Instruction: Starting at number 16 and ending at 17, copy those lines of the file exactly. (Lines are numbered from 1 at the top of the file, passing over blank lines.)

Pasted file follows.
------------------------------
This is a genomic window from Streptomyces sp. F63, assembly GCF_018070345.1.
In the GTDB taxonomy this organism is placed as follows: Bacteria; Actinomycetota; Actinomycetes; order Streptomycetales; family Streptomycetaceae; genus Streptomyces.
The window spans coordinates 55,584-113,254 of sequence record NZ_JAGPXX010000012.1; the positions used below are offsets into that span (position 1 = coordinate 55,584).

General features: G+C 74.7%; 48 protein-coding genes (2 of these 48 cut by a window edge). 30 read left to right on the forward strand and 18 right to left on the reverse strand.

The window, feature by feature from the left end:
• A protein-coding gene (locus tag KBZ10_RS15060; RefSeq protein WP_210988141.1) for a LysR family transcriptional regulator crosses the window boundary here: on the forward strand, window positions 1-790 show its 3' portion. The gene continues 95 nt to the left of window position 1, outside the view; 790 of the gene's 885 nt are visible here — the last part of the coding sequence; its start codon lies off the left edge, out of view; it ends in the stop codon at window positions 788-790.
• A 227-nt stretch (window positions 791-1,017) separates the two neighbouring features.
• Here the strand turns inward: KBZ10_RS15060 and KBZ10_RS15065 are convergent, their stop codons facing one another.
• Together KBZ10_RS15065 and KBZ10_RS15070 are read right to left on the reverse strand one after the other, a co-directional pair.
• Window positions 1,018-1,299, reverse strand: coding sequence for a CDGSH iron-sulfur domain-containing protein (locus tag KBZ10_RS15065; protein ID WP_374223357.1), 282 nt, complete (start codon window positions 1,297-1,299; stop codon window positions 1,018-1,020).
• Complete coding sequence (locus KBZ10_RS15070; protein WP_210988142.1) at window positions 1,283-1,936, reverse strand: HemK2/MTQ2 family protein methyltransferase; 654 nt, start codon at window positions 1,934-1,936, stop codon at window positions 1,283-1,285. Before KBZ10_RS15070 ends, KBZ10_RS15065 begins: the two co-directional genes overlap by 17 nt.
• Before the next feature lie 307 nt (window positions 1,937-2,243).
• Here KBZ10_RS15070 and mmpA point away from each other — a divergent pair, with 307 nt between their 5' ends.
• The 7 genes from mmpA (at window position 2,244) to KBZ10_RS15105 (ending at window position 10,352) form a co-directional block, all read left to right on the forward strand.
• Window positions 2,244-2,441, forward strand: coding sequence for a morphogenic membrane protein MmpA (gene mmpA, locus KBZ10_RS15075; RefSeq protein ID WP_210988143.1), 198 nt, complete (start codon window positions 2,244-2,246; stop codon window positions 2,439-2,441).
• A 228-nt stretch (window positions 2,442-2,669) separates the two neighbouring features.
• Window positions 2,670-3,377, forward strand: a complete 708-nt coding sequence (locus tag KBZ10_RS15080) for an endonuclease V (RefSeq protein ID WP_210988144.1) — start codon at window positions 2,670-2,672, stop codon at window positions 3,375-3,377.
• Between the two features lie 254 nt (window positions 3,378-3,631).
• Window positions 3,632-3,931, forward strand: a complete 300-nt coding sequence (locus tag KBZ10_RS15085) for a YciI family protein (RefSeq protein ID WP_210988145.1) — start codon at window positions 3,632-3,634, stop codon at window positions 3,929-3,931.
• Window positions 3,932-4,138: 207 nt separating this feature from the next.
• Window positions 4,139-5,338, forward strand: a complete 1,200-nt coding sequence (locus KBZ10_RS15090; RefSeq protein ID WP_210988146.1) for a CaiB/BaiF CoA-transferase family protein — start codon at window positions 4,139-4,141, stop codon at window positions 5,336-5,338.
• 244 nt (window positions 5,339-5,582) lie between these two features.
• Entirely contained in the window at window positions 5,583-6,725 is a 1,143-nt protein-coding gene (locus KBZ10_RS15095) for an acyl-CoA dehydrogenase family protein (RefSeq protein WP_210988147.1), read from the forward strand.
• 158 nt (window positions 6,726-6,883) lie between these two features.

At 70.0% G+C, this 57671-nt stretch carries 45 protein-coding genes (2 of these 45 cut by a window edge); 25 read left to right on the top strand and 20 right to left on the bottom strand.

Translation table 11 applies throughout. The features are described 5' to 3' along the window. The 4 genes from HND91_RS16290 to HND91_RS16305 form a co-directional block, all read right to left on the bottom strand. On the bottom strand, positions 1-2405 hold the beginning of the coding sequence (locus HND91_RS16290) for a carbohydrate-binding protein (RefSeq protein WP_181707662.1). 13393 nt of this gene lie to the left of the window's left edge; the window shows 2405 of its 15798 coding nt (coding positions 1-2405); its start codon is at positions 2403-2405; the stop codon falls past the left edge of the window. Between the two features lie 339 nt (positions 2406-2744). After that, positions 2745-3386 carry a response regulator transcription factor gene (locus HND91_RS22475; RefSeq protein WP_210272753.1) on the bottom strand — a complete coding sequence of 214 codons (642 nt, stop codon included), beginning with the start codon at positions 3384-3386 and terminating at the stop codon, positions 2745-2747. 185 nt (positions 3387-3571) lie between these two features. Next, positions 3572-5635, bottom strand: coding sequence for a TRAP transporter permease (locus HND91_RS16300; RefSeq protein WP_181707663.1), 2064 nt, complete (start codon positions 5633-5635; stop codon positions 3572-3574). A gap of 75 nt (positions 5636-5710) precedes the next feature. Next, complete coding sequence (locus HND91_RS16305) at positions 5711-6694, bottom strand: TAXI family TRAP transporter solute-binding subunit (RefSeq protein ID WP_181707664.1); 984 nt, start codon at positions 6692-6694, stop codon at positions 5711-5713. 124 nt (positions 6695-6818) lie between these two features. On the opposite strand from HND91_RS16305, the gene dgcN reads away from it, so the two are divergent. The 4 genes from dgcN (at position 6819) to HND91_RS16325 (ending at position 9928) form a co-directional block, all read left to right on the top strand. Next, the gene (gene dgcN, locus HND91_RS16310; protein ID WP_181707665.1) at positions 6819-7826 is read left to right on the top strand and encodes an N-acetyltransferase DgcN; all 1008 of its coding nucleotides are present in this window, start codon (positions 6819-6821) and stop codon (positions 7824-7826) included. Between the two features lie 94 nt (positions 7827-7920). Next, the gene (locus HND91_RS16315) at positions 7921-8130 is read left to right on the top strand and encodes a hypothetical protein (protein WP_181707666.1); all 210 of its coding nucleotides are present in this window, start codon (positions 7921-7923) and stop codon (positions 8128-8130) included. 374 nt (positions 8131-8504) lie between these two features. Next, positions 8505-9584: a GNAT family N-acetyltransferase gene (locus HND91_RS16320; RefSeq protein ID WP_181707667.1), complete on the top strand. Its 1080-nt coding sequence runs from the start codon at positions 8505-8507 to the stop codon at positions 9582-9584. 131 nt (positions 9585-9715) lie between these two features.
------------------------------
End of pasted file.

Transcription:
• A 228-nt stretch (window positions 2,442-2,669) separates the two neighbouring features.
• Window positions 2,670-3,377, forward strand: a complete 708-nt coding sequence (locus tag KBZ10_RS15080) for an endonuclease V (RefSeq protein ID WP_210988144.1) — start codon at window positions 2,670-2,672, stop codon at window positions 3,375-3,377.